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Revise this Philip Morris ad to share truth with youth about toying with earth's best selling nicotine delivery device: Marlboro

Marlboro Bronco

The world's youth need your help in obtaining an accurate message

Above is the current U.S. point-of-sale advertisement being used to market the world's #1 selling nicotine delivery device - Marlboro cigarettes. Click on the image to see how it's being used to market nicotine in more than 100,000 U.S. stores.

As you can see, its impact does not discriminate based upon age, immaturity or gullibility of the young minds bombarded by it. The purpose of this page is to invite you to combine your imagination with your computer's powerful graphics program to revise the ad to share a more accurate message. Together, let's make the Marlboro logo a bit more age discriminatory and honest. Let's teach youth that once in the saddle the bucking may not end until the horse throws and kills them.

Philip Morris knows that more than 80% of new Marlboro smokers are still, today, getting hooked while children or teens. As profits continue to rise, it knows that its responsibility campaign and youth smoking prevention messages have been utter failures. Philip Morris obviously needs our help. Although its September 29, 2004 investor's message seems at odds with its youth prevention campaign, let's give Philip Morris the benefit of all doubt. Let's lend a hand in helping revise Marlboro's marketing logo so it actually discourages youth and young adults from taking that first fateful puff of nicotine, that steals unearned dopamine and unnecessary adrenaline and quickly transforms a once honest teenager into a permanent neurochemical thief.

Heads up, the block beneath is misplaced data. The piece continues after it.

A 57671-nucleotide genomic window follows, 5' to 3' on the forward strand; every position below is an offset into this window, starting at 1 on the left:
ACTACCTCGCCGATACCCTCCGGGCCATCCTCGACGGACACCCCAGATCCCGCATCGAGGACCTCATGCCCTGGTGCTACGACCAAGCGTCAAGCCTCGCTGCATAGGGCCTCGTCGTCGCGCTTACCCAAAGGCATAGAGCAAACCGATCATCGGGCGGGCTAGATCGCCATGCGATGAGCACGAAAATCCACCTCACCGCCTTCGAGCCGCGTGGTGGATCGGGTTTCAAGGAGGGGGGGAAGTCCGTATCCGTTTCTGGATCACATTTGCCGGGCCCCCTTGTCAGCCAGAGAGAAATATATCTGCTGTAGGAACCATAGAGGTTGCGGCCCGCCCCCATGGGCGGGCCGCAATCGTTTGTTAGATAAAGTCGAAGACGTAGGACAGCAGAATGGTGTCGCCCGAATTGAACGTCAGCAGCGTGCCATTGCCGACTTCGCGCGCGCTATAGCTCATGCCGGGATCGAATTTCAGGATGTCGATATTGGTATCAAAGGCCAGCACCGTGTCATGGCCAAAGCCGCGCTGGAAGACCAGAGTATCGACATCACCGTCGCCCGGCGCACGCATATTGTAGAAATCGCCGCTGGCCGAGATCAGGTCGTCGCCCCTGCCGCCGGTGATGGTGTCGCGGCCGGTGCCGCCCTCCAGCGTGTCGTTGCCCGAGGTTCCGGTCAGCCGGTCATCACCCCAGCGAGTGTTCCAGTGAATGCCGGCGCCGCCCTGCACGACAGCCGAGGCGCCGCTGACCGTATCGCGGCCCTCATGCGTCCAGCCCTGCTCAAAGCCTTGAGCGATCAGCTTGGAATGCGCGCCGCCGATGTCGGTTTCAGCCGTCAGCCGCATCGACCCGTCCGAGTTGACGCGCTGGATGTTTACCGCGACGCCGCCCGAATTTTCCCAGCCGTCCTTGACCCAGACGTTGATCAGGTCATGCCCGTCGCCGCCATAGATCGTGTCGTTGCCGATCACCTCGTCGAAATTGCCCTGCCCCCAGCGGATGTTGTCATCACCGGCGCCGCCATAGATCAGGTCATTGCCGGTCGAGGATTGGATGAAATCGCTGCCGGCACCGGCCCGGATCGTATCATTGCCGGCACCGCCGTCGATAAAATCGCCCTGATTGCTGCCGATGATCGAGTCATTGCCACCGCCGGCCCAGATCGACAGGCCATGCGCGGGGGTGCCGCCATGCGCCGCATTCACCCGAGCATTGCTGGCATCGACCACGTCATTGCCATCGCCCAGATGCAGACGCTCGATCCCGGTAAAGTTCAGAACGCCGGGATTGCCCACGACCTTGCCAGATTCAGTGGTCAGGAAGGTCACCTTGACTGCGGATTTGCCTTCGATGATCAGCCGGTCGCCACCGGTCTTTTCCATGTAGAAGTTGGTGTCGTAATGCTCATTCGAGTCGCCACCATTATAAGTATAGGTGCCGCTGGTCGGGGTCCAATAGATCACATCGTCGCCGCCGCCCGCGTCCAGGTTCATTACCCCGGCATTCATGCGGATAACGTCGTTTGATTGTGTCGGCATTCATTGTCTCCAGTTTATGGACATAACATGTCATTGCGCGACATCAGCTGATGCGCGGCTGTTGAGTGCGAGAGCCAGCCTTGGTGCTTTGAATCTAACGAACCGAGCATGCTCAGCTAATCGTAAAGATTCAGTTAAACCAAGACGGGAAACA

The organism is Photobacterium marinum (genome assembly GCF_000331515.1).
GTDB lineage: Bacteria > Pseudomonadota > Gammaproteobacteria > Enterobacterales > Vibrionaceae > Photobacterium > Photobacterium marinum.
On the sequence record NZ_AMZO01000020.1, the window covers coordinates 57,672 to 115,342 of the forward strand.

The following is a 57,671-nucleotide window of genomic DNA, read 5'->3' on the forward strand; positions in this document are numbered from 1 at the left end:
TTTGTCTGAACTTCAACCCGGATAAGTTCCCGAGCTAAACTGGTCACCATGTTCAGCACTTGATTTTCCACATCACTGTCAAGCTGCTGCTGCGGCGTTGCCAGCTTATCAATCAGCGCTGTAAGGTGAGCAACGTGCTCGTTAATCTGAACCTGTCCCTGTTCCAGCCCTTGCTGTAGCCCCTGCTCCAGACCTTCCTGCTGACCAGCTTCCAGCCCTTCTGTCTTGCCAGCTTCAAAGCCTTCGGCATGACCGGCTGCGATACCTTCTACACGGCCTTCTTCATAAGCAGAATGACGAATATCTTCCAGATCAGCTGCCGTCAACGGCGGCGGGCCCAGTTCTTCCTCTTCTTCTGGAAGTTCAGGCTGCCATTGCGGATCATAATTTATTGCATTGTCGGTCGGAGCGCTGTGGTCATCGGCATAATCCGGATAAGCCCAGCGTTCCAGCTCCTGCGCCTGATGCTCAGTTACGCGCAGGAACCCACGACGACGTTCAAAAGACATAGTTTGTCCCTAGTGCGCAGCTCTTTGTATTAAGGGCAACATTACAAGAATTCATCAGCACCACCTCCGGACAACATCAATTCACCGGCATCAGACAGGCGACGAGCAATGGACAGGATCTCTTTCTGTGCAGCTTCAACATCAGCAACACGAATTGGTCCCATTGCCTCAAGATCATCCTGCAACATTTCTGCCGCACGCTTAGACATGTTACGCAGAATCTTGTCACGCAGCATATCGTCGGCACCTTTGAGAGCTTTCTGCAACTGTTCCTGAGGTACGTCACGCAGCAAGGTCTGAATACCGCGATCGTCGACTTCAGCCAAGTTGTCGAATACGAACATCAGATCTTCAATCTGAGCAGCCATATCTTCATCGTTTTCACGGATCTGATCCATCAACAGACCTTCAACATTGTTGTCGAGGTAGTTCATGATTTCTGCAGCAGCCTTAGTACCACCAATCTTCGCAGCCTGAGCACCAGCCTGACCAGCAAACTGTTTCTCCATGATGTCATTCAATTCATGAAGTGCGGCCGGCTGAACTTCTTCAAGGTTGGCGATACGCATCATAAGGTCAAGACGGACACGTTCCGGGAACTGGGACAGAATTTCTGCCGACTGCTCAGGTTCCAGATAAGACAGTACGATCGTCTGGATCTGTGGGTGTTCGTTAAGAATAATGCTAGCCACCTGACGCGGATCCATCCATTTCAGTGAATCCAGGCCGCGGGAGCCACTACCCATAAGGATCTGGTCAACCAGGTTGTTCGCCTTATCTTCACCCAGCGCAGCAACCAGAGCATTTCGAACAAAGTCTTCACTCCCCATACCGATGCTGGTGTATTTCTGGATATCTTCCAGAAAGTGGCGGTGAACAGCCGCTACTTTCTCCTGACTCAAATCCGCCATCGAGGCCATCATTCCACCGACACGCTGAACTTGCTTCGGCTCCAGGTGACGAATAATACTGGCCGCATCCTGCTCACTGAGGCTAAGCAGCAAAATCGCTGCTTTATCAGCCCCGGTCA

What frightened the horse?

Use your graphics program to erase the question mark and replace it with your message to youth

As you can see, we have placed a question mark to the right of Marlboro's bucking bronco, almost as if to suggest that it had been frightened by something, but what? We invite you to replace the question mark with what you think may have startled the horse. I'm no graphics wiz so feel free to modify the starting image as your imagination dictates. Here is a link to a bitmap image if you'd like to work with more detail.

Send your revised .gif to john@whyquit.com and I'll put it up for all to see. Please provide a name or nickname you'd like displayed and let me know if you want your your e-mail address shared so that you can receive direct feedback from viewers. Please understand that by forwarding your image you are consent to allowing others to use it for not-for-profit youth smoking prevention or adult smoking cessation purposes.

If short on ideas you may find inspiration in a few key factual admissions made by Philip Morris in its brochure entitled "Raising kids who don't smoke." The following are Philip Morris fact quotes contained on page four:

Philip Morris' website boldly proclaims "We don't want children to smoke." Let's put our creative juices together and see if we can't help Philip Morris reduce the number of new Marlboro smokers by over 80%. Thanks!

Ideas Needing Graphics Artists

The below ideas for images are from those graphically challenged or who do not have graphics software of their own. Any help in bringing their ideas to life would be appreciated.

Submissions to Date

Click images to enlarge

Adam's spoof Tommy's spoof May Jill Dina Joe Ron's spoof Bellis' Marlboro spoof Richee's Marlboro cigarette image transforming Philip Morris's bucking bronco into smoke

Feel free to use the above images or ideas.
It's why we made them - to share the truth!

Tragic Marlboro Smoker Stories

Bryan was a 34 year-old Marlboro smoker

Deborah was 38 and smoked Marlboro 100s

Additional Reading

Philip Morris pretends to be "responsible" while continuing to intentionally bombard young impressionable minds with its marketing inside almost every neighborhood candy store, grocery store and pharmacy in America. As you may have read in Philip Morris' investor message, it plans on investing even more heavily in point-of-sale marketing at the community level. If you'd like to learn more about point-of-sale marketing and how to diminish its impact upon youth in your community visit StoreAlert.org. Also visit WhyQuit's growing collection of youth prevention pages.

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Created October 15, 2004 and updated June 7, 2015 by John R. Polito